Estrada v. City of L. A.

Decision Date02 October 2013
Docket NumberB242202
Citation159 Cal.Rptr.3d 843,218 Cal.App.4th 143
CourtCalifornia Court of Appeals Court of Appeals
PartiesFrank ESTRADA, Plaintiff and Appellant, v. CITY OF LOS ANGELES, Defendant and Respondent.

OPINION TEXT STARTS HERE

See 8 Witkin, Summary of Cal. Law (10th ed. 2005) Constitutional Law, § 936 et seq.

APPEAL from a judgment of the Superior Court of Los Angeles County, Charles F. Palmer, Judge. Affirmed. (Los Angeles County Super. Ct. No. BC415094)

Konell Ruggiero & Konell, Cheryl Konell Ruggiero for Plaintiff and Appellant.

Carmen A. Trutanich, City Attorney, Paul L. Winnemore, Deputy City Attorney, for Defendant and Respondent.

KLEIN, P. J.

Plaintiff and appellant Frank Estrada (Estrada) appeals a judgment following a court trial in an action against the City of Los Angeles (the City) for disability discrimination under the California Fair Employment and Housing Act (FEHA) (Gov.Code, § 12900 et seq.).

The essential issue presented is whether the trial court properly held that Estrada, formerly a volunteer Police Reserve Officer for the City, was not an employee for purposes of the FEHA.

Although Police Reserve Officers are volunteers who serve gratuitously, the City deems these individuals to be “employees” for the limited purpose of extending them workers' compensation benefits. Such benefits are not remuneration; rather, they help to make the volunteers whole, in the event they are injured while performing their duties. The City's policy decision to extend workers' compensation benefits to these individuals, who voluntarily put themselves in harm's way on behalf of the community, does not transform the volunteers' status to that of “employee” for purposes of FEHA. Accordingly, the trial court properly concluded Estrada was not an employee and therefore could not maintain a cause of action against the City for disability discrimination. The judgment is affirmed.

FACTUAL AND PROCEDURAL BACKGROUND
1. Facts.

In 1990, Estrada became a reserve officer for the Los Angeles Police Department (LAPD or Department).

The Los Angeles Administrative Code (L.A. Admin. Code) provides that members of the Police Reserve Corps “shall be volunteer workers only and shall not be, or be deemed to be, employees of the City or of the Police Department for any purpose other than for the purposes of Section 22.233 [ 1] of this Article and shall serve gratuitously except as provided in Section 22.230 of this Article.” (L.A. Admin. Code, § 22.227.) 2

As an applicant for the reserve officer position, Estrada acknowledged in writing that “As a member of the Police Reserve Corps, I am not a regularly salaried officer of the [Department] and am not entitled to compensation for services rendered as a Police Reserve Officer.”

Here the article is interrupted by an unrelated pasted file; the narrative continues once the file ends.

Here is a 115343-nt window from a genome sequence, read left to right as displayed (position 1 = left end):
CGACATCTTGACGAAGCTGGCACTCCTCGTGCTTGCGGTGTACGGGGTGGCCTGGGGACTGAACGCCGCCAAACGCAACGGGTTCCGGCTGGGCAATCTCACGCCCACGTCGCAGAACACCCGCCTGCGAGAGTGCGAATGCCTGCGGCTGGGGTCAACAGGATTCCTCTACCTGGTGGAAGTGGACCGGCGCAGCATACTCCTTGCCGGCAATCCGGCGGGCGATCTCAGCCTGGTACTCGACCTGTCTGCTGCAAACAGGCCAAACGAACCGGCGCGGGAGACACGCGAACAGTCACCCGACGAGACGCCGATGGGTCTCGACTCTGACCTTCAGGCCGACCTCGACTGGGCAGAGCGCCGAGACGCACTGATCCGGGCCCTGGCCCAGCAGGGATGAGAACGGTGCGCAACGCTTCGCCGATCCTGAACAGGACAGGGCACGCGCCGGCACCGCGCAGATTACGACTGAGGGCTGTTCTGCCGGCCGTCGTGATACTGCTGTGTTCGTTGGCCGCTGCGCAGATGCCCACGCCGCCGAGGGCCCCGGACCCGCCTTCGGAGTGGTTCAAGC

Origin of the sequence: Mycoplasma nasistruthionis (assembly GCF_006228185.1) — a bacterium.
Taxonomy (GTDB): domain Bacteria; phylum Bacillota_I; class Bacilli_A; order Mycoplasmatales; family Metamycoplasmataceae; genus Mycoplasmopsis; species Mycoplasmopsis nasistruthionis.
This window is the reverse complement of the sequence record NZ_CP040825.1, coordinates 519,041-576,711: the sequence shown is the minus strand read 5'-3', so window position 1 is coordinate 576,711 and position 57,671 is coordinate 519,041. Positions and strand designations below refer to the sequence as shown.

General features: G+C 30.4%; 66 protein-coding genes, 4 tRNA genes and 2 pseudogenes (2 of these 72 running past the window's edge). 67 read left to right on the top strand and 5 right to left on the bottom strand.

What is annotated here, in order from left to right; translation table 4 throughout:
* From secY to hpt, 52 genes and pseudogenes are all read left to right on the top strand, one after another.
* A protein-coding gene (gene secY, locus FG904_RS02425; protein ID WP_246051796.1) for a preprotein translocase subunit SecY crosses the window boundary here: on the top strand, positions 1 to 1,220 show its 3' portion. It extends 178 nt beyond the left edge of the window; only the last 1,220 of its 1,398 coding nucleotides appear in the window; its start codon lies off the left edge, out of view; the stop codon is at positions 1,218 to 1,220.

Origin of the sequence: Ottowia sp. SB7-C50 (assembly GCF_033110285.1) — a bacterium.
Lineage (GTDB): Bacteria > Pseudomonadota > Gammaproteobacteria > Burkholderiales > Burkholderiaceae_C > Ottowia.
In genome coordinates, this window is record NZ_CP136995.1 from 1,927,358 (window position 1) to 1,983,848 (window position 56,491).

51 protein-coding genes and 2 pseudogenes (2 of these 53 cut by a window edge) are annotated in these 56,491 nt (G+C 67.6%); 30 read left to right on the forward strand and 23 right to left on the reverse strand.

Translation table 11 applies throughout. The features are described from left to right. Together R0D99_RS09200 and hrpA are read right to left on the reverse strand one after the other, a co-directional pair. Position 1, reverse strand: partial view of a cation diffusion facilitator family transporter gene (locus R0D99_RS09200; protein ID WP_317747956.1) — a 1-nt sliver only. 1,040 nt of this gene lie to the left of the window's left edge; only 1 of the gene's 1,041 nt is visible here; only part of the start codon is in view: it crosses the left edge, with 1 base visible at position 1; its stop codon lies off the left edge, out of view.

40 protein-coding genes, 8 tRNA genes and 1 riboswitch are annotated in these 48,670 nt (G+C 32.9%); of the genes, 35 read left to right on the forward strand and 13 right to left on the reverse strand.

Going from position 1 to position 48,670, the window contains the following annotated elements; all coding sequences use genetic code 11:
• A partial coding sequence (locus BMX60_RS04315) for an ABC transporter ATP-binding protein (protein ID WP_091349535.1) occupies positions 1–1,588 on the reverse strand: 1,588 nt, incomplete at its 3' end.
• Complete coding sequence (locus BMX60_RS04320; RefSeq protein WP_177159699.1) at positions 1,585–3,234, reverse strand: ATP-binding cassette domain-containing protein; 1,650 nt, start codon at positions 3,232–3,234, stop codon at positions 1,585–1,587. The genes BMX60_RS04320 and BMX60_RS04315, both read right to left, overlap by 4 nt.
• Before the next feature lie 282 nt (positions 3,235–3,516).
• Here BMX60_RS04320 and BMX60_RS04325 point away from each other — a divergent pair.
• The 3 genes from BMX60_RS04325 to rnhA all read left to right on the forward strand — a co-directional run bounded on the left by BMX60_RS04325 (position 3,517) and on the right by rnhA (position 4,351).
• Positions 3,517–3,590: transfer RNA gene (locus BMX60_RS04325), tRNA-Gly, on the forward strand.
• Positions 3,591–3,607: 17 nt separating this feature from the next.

In 1995, while on duty, Estrada was involved in a traffic collision and sustained leg and back injuries. In 1996, while on duty, Estrada again was involved in a traffic collision and injured his right shoulder. In both instances, he obtained workers' compensation benefits and continued to receive benefits, as his injuries were not fully resolved.

In October 2004, the Food and Drug Administration (FDA) served a search warrant on Estrada's nutritional supplement company, Body Basics, Inc. Thereafter, Estrada was the subject of a personnel complaint by the Department's Internal Affairs Division. The personnel complaint alleged that while Estrada was off duty, he “inappropriately sold a product containing sildenafil citrate, the active ingredient of Pfizer's trademark prescription drug Viagra.”

In May 2005, Estrada was suspended from the Police Reserve Corps pending the outcome of the investigation of the personnel complaint. After being served with a notice of proposed disciplinary action, Estrada submitted a 139–page Skelly3response asserting discrepancies in the investigation and proffering additional evidence to exonerate him. The administrative proceedings resulted in Estrada's termination in December 2007, after 17 years as a reserve officer.

2. Superior court proceedings.

On June 3, 2009, Estrada filed suit against the City, alleging: disability discrimination under FEHA (Gov.Code, § 12945.2, subd. ( l )) (first cause of action); retaliation for filing workers' compensation claim (Lab.Code, § 132a) (second cause of action); and intentional infliction of emotional distress (IIED) (third cause of action).

Estrada subsequently withdrew the second cause of action, and the third cause of action was eliminated on demurrer. Thus, this matter proceeded only on the first cause of action, the FEHA claim.

The matter was bifurcated. The parties stipulated the threshold issue of Estrada's employment status was a question of law for the court to decide, in that the pertinent facts were undisputed. The parties filed trial briefs as well as requests for judicial notice of various materials, including benefits information for reserve officers, and various provisions of the City Charter and L.A. Administrative Code.